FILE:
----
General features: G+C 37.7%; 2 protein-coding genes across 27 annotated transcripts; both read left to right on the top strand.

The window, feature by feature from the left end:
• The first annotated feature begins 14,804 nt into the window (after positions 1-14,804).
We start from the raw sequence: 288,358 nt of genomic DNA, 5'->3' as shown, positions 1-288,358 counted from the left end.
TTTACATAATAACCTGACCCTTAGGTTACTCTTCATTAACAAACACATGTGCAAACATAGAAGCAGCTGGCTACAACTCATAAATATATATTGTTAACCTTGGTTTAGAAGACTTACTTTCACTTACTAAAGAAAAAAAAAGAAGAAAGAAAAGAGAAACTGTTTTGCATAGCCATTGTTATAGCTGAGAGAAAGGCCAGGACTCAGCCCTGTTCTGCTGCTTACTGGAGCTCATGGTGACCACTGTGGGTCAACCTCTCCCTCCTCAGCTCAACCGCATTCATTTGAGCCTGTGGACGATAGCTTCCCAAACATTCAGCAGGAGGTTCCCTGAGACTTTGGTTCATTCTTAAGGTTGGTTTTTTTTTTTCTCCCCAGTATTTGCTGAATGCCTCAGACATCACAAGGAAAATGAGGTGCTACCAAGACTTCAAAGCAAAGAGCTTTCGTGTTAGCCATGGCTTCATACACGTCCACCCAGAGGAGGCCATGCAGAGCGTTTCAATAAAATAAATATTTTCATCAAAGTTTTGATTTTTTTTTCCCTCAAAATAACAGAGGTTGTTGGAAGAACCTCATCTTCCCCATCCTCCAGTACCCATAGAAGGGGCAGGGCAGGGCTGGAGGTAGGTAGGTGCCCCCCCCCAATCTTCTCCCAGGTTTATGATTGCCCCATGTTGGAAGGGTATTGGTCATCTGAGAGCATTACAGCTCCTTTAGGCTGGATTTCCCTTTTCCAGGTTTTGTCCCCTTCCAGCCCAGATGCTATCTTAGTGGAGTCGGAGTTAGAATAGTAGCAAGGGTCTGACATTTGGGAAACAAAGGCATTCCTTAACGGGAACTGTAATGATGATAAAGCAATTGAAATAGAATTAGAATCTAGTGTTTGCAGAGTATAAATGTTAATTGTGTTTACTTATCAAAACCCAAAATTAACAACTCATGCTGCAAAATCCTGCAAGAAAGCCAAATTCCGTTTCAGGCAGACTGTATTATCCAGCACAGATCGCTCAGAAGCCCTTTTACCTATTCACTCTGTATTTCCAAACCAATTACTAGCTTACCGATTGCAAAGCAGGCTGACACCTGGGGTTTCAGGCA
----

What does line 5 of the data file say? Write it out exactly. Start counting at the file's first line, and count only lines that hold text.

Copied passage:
TTTACATAATAACCTGACCCTTAGGTTACTCTTCATTAACAAACACATGTGCAAACATAGAAGCAGCTGGCTACAACTCATAAATATATATTGTTAACCTTGGTTTAGAAGACTTACTTTCACTTACTAAAGAAAAAAAAAGAAGAAAGAAAAGAGAAACTGTTTTGCATAGCCATTGTTATAGCTGAGAGAAAGGCCAGGACTCAGCCCTGTTCTGCTGCTTACTGGAGCTCATGGTGACCACTGTGGGTCAACCTCTCCCTCCTCAGCTCAACCGCATTCATTTGAGCCTGTGGACGATAGCTTCCCAAACATTCAGCAGGAGGTTCCCTGAGACTTTGGTTCATTCTTAAGGTTGGTTTTTTTTTTTCTCCCCAGTATTTGCTGAATGCCTCAGACATCACAAGGAAAATGAGGTGCTACCAAGACTTCAAAGCAAAGAGCTTTCGTGTTAGCCATGGCTTCATACACGTCCACCCAGAGGAGGCCATGCAGAGCGTTTCAATAAAATAAATATTTTCATCAAAGTTTTGATTTTTTTTTCCCTCAAAATAACAGAGGTTGTTGGAAGAACCTCATCTTCCCCATCCTCCAGTACCCATAGAAGGGGCAGGGCAGGGCTGGAGGTAGGTAGGTGCCCCCCCCCAATCTTCTCCCAGGTTTATGATTGCCCCATGTTGGAAGGGTATTGGTCATCTGAGAGCATTACAGCTCCTTTAGGCTGGATTTCCCTTTTCCAGGTTTTGTCCCCTTCCAGCCCAGATGCTATCTTAGTGGAGTCGGAGTTAGAATAGTAGCAAGGGTCTGACATTTGGGAAACAAAGGCATTCCTTAACGGGAACTGTAATGATGATAAAGCAATTGAAATAGAATTAGAATCTAGTGTTTGCAGAGTATAAATGTTAATTGTGTTTACTTATCAAAACCCAAAATTAACAACTCATGCTGCAAAATCCTGCAAGAAAGCCAAATTCCGTTTCAGGCAGACTGTATTATCCAGCACAGATCGCTCAGAAGCCCTTTTACCTATTCACTCTGTATTTCCAAACCAATTACTAGCTTACCGATTGCAAAGCAGGCTGACACCTGGGGTTTCAGGCA